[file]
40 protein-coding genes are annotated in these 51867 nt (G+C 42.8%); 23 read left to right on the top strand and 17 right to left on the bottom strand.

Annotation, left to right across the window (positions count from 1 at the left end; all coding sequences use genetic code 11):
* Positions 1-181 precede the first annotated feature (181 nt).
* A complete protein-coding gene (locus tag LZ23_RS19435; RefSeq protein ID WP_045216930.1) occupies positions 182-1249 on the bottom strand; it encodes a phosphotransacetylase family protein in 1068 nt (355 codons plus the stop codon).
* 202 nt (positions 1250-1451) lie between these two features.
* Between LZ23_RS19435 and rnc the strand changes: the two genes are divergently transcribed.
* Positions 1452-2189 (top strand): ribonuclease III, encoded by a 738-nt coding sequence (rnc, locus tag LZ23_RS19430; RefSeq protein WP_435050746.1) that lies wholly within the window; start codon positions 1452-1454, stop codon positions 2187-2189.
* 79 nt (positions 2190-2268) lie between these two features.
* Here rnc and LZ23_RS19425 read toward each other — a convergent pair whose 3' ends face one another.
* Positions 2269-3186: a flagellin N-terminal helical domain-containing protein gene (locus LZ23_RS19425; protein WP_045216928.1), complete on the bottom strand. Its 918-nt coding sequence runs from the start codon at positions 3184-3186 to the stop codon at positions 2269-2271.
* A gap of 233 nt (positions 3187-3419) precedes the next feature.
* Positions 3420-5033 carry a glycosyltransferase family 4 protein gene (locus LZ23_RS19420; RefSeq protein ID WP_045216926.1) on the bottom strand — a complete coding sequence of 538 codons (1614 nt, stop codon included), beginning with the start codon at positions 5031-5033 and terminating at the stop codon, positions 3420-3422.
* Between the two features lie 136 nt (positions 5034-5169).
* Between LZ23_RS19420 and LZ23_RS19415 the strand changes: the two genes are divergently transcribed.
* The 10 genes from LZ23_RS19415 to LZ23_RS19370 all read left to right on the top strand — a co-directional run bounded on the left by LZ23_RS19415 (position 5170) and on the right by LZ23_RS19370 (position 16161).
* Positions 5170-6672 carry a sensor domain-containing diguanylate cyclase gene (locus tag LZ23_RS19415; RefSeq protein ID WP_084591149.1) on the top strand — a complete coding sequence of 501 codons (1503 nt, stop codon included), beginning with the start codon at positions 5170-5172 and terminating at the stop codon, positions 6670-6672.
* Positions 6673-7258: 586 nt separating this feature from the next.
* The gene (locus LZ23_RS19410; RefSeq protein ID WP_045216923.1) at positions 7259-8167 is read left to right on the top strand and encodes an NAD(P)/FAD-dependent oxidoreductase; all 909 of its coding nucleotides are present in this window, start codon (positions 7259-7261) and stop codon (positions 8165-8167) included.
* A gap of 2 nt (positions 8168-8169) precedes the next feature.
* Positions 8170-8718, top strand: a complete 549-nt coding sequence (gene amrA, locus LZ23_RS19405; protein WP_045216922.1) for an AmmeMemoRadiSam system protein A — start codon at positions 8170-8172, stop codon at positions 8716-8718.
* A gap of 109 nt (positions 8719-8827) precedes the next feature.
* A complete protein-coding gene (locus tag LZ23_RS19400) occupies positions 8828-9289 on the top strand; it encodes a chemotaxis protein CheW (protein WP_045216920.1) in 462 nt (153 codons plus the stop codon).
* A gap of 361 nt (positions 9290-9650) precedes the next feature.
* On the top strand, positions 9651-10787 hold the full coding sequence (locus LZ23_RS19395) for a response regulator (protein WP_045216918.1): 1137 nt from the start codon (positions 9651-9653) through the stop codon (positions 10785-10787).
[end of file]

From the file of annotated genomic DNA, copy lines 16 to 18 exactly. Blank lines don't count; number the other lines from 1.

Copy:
* Positions 5170-6672 carry a sensor domain-containing diguanylate cyclase gene (locus tag LZ23_RS19415; RefSeq protein ID WP_084591149.1) on the top strand — a complete coding sequence of 501 codons (1503 nt, stop codon included), beginning with the start codon at positions 5170-5172 and terminating at the stop codon, positions 6670-6672.
* Positions 6673-7258: 586 nt separating this feature from the next.
* The gene (locus LZ23_RS19410; RefSeq protein ID WP_045216923.1) at positions 7259-8167 is read left to right on the top strand and encodes an NAD(P)/FAD-dependent oxidoreductase; all 909 of its coding nucleotides are present in this window, start codon (positions 7259-7261) and stop codon (positions 8165-8167) included.